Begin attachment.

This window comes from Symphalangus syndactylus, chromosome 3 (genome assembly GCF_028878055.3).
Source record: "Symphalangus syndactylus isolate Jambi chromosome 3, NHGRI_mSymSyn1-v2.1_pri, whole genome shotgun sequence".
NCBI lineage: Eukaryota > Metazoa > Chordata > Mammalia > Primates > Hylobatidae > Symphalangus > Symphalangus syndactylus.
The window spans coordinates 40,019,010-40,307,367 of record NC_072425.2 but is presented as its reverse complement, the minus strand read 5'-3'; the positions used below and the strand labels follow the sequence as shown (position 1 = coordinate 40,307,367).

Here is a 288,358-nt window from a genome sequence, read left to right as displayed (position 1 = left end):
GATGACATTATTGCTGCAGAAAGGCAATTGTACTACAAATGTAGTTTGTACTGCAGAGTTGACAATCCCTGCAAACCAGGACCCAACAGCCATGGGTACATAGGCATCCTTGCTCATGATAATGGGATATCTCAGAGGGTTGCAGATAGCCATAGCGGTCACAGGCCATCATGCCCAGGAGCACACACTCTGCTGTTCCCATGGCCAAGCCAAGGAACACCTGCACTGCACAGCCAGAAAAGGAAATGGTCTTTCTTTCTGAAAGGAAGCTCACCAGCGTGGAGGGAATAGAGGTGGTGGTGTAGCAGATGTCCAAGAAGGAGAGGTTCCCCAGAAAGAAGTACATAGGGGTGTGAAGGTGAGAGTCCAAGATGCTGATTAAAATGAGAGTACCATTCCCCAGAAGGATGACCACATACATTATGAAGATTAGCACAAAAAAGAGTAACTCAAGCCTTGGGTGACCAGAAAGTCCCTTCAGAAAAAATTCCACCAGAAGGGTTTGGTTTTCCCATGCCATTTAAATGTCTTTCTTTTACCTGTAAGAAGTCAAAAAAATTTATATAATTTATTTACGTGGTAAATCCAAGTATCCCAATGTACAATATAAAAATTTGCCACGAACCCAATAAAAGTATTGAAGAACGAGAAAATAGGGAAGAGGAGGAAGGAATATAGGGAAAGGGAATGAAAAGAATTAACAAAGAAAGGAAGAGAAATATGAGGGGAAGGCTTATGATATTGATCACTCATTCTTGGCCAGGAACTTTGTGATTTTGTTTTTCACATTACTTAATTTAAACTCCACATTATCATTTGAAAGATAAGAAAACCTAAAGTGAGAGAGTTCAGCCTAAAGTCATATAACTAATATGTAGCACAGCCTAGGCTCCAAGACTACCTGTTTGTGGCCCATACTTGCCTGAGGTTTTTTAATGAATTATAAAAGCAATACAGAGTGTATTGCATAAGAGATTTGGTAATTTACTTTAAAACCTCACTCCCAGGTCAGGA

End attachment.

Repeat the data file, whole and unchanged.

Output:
This window comes from Symphalangus syndactylus, chromosome 3 (genome assembly GCF_028878055.3).
Source record: "Symphalangus syndactylus isolate Jambi chromosome 3, NHGRI_mSymSyn1-v2.1_pri, whole genome shotgun sequence".
NCBI lineage: Eukaryota > Metazoa > Chordata > Mammalia > Primates > Hylobatidae > Symphalangus > Symphalangus syndactylus.
The window spans coordinates 40,019,010-40,307,367 of record NC_072425.2 but is presented as its reverse complement, the minus strand read 5'-3'; the positions used below and the strand labels follow the sequence as shown (position 1 = coordinate 40,307,367).

Here is a 288,358-nt window from a genome sequence, read left to right as displayed (position 1 = left end):
GATGACATTATTGCTGCAGAAAGGCAATTGTACTACAAATGTAGTTTGTACTGCAGAGTTGACAATCCCTGCAAACCAGGACCCAACAGCCATGGGTACATAGGCATCCTTGCTCATGATAATGGGATATCTCAGAGGGTTGCAGATAGCCATAGCGGTCACAGGCCATCATGCCCAGGAGCACACACTCTGCTGTTCCCATGGCCAAGCCAAGGAACACCTGCACTGCACAGCCAGAAAAGGAAATGGTCTTTCTTTCTGAAAGGAAGCTCACCAGCGTGGAGGGAATAGAGGTGGTGGTGTAGCAGATGTCCAAGAAGGAGAGGTTCCCCAGAAAGAAGTACATAGGGGTGTGAAGGTGAGAGTCCAAGATGCTGATTAAAATGAGAGTACCATTCCCCAGAAGGATGACCACATACATTATGAAGATTAGCACAAAAAAGAGTAACTCAAGCCTTGGGTGACCAGAAAGTCCCTTCAGAAAAAATTCCACCAGAAGGGTTTGGTTTTCCCATGCCATTTAAATGTCTTTCTTTTACCTGTAAGAAGTCAAAAAAATTTATATAATTTATTTACGTGGTAAATCCAAGTATCCCAATGTACAATATAAAAATTTGCCACGAACCCAATAAAAGTATTGAAGAACGAGAAAATAGGGAAGAGGAGGAAGGAATATAGGGAAAGGGAATGAAAAGAATTAACAAAGAAAGGAAGAGAAATATGAGGGGAAGGCTTATGATATTGATCACTCATTCTTGGCCAGGAACTTTGTGATTTTGTTTTTCACATTACTTAATTTAAACTCCACATTATCATTTGAAAGATAAGAAAACCTAAAGTGAGAGAGTTCAGCCTAAAGTCATATAACTAATATGTAGCACAGCCTAGGCTCCAAGACTACCTGTTTGTGGCCCATACTTGCCTGAGGTTTTTTAATGAATTATAAAAGCAATACAGAGTGTATTGCATAAGAGATTTGGTAATTTACTTTAAAACCTCACTCCCAGGTCAGGA